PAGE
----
Youth Violence

Part of Business of the House – in the House of Commons at 7:33 pm on 10th October 2018.

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Photo of Tracey Crouch Tracey Crouch The Parliamentary Under-Secretary of State for Digital, Culture, Media and Sport 7:33 pm, 10th October 2018

I meet regularly with a whole variety of faith groups on a number of different issues, not just as a Minister, but, of course, in my own constituency. I completely recognise and value the work that faith groups do, especially when they work in partnership with many other different organisations.

Let me talk a bit more about the funding that is available. At present, DCMS, together with the Big Lottery Fund, is investing £40 million in the Youth Investment Fund to directly support community youth provision across England, including in London and the west midlands, both of which are areas of concern. There is also a further £40 million investment going into the #iwill fund, which supports young people to take action on the issues that they care about. One of the key points that the hon. Member for Lewisham, Deptford made in her speech was about making sure that young people themselves are engaged in the delivery of some of those services.

The hon. Lady also mentioned the National Citizen Service, whose central aim—the social mixing of young people from all kinds of backgrounds—is absolutely key. On a recent visit to a NCS programme in another south London borough, I was able to meet many of those youngsters and hear their positive experiences of NCS.

I also believe that it is worth giving some examples of exactly how DCMS funding is having an effect. Redthread, a charity with a 20-year track record in supporting young people through health and education programmes, is a really good example. Its youth violence intervention work puts key workers in hospital emergency departments so that they can engage with young people at their most vulnerable and help them to put their lives back together when they most need it. The Government are supporting the extension of this work from its London base to Nottingham and Birmingham.

The only effective solutions are proven to be the ones that connect young people to their loved ones, their neighbourhood and the wider society. There are many other recommendations in the report and I feel that my brief response just on youth services does not do them justice. However, there was one other point that was made in the report that I really want to pick up on. In the section on increasing employment opportunities, there is a reference to the shortage of black, Asian and minority ethnic role models involved in schools and youth organisations. I think we can extend that across the board, and I say to the hon. Lady that, with my other hat on—that of Sports Minister— I really share the concern that she and the other commissioners had. I have been working with sporting organisations to see how we can change that. Many youngsters look up to sports stars, whatever the sport, and we quite often use sport as an intervention programme within youth and serious violence services. If young people do not have those role models and do not see someone they can relate to, how can they ever believe that there is something out there for them and that can they achieve further? We need more BME leaders in sport from the grassroots to the top of the elite sporting pyramid. I feel very strongly about that and was pleased to see it included in that section of the report.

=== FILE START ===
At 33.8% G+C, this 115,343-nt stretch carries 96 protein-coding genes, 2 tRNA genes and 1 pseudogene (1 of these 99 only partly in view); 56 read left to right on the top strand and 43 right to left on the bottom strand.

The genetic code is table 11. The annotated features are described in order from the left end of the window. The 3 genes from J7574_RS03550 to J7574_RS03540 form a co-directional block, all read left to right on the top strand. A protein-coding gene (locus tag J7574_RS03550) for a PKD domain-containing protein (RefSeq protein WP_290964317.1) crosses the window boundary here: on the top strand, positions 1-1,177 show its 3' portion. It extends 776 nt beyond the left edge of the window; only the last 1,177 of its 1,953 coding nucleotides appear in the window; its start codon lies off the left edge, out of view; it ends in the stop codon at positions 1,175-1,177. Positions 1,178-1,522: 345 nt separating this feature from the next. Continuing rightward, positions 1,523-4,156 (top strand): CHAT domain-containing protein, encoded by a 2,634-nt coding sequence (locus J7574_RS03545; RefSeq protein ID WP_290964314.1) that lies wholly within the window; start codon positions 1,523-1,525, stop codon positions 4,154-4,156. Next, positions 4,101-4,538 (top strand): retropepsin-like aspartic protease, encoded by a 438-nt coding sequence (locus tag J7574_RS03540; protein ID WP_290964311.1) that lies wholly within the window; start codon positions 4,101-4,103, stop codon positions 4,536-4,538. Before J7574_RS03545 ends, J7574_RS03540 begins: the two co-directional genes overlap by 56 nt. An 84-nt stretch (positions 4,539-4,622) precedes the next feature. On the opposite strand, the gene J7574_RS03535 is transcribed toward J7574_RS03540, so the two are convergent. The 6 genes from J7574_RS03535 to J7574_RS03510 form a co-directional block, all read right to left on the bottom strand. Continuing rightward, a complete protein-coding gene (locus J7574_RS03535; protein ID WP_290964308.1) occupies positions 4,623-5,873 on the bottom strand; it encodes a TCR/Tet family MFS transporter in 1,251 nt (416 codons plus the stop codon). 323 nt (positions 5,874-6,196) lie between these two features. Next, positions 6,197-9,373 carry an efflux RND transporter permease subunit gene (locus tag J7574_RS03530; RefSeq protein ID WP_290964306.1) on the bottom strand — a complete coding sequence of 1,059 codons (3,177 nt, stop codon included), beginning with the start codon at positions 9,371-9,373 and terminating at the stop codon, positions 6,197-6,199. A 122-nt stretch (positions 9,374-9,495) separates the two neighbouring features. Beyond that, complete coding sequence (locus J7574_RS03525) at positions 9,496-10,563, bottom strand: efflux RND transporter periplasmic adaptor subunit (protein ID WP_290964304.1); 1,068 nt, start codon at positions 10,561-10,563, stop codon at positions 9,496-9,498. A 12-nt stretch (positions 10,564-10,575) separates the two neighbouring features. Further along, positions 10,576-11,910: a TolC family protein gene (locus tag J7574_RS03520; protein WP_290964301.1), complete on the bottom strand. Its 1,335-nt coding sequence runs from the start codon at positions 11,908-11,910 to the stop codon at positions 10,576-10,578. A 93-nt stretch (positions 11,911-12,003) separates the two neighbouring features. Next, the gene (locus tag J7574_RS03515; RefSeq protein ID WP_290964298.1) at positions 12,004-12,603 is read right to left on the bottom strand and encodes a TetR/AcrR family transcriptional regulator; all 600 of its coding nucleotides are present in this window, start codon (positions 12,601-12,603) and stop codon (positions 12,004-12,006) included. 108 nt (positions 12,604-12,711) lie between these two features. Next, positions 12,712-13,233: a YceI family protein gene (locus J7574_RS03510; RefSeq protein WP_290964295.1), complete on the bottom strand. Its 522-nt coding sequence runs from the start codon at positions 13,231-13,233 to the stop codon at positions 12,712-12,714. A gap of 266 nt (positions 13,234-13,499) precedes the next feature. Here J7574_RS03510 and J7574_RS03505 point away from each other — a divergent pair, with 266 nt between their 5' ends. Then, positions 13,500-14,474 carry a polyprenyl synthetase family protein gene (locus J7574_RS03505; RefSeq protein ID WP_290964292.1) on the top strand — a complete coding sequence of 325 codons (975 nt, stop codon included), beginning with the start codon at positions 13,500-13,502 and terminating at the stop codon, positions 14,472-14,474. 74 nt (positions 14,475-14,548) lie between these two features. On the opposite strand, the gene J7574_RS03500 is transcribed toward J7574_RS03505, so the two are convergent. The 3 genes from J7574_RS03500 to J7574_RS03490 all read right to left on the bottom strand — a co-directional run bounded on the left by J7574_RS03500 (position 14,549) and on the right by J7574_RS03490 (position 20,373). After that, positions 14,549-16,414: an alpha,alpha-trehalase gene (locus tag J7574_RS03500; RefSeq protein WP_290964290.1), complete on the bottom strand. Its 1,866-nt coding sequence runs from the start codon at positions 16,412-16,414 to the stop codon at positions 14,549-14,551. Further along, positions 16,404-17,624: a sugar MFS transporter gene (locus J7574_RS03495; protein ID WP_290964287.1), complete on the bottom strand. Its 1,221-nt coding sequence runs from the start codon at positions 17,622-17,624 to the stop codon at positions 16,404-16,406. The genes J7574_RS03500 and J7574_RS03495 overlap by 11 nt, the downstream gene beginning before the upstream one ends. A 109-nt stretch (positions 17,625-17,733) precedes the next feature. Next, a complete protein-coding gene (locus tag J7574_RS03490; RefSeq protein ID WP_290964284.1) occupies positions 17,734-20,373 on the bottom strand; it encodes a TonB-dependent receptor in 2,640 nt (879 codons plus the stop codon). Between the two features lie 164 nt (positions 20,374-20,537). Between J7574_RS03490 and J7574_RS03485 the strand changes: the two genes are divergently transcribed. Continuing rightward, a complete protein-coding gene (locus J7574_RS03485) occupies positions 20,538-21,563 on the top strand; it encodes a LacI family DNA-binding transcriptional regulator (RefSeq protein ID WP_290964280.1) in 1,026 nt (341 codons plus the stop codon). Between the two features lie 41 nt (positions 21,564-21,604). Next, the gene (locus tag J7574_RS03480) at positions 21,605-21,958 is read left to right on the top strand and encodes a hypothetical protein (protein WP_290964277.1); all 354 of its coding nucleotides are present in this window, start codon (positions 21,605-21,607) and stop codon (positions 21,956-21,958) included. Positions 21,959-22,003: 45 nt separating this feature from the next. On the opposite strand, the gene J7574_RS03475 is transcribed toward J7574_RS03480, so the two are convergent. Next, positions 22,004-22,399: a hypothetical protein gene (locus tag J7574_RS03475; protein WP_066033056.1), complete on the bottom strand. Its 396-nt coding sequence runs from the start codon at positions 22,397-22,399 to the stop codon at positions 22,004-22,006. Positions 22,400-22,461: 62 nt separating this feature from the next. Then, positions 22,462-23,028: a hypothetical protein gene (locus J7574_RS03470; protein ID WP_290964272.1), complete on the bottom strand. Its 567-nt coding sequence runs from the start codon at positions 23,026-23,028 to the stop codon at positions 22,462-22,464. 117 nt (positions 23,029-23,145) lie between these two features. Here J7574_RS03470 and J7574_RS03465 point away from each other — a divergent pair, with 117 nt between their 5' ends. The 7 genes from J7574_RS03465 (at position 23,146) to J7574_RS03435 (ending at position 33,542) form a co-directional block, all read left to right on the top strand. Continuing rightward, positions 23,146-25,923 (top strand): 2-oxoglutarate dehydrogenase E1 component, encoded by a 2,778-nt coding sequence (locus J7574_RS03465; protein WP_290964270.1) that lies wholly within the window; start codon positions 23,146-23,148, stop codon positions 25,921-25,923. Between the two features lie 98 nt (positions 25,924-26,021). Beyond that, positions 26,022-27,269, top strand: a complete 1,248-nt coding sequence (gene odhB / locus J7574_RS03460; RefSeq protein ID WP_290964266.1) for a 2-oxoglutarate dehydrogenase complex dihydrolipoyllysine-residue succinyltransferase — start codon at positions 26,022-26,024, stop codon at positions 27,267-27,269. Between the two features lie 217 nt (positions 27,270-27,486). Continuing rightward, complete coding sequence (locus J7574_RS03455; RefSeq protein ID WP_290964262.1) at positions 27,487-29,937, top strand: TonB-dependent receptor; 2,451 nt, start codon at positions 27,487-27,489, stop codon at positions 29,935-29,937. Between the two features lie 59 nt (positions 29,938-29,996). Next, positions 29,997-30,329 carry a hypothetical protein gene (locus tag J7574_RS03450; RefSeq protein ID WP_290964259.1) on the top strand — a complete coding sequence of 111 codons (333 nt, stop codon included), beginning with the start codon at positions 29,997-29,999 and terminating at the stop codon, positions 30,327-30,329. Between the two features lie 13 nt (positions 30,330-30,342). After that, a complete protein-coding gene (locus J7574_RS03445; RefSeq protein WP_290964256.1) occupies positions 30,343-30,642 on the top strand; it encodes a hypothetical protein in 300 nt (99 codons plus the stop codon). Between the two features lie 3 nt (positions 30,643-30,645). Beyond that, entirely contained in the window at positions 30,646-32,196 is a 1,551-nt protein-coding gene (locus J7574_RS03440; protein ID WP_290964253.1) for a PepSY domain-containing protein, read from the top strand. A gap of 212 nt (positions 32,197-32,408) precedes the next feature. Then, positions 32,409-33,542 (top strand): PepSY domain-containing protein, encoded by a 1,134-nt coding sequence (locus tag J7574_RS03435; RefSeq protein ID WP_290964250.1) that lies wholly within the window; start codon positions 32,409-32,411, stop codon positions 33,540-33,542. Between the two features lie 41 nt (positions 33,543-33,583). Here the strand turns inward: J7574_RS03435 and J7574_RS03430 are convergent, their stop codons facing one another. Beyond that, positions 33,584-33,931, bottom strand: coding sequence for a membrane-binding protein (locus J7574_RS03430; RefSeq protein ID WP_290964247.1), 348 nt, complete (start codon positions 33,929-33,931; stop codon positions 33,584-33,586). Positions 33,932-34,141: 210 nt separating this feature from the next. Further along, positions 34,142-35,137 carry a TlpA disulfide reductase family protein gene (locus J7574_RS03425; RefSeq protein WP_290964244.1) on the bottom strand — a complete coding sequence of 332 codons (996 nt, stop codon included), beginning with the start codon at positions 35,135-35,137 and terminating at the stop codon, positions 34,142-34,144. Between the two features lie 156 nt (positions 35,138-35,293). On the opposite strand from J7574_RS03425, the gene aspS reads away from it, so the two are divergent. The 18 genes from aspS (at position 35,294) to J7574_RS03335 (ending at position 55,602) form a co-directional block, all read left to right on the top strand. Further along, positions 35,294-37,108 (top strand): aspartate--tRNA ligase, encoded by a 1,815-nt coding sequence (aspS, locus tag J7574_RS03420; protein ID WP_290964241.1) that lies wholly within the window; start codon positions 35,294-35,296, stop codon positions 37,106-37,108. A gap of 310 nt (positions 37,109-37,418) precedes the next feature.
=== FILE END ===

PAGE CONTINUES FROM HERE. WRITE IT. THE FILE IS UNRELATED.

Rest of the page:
We recognise that there have been recent increases in murders, gun crime and knife crime, with those increases accompanied by a shift towards younger victims and perpetrators. However, statistics do not matter for a nanosecond to those caught up in the awful consequences of violence—the victim, their family and friends, and their communities—and the impact of such crimes is devastating. That was why the Government published the serious violence strategy earlier this year. The strategy represents a step change in how we think about and respond to serious violence. In particular, the strategy stresses the importance of early intervention to tackle the root causes of serious violence and provide young people with the skills and resilience to lead productive lives free from violence.

Although the causes and consequences of youth violence are often complex, effective solutions need not be. They can come from partnerships across Government, local councils, the criminal justice system, the voluntary sector and, most importantly, within communities themselves. This is the approach outlined in the interim report, and we all look forward to the commission’s final report. Until then, I shall conclude by thanking not only the hon. Lady, but the other commissioners, the advisory and academic team, the secretariat and, of course, all those who gave evidence to ensure that future policy development on this issue is considered responsibly and consistently throughout central and local government.

Question put and agreed to.

House adjourned.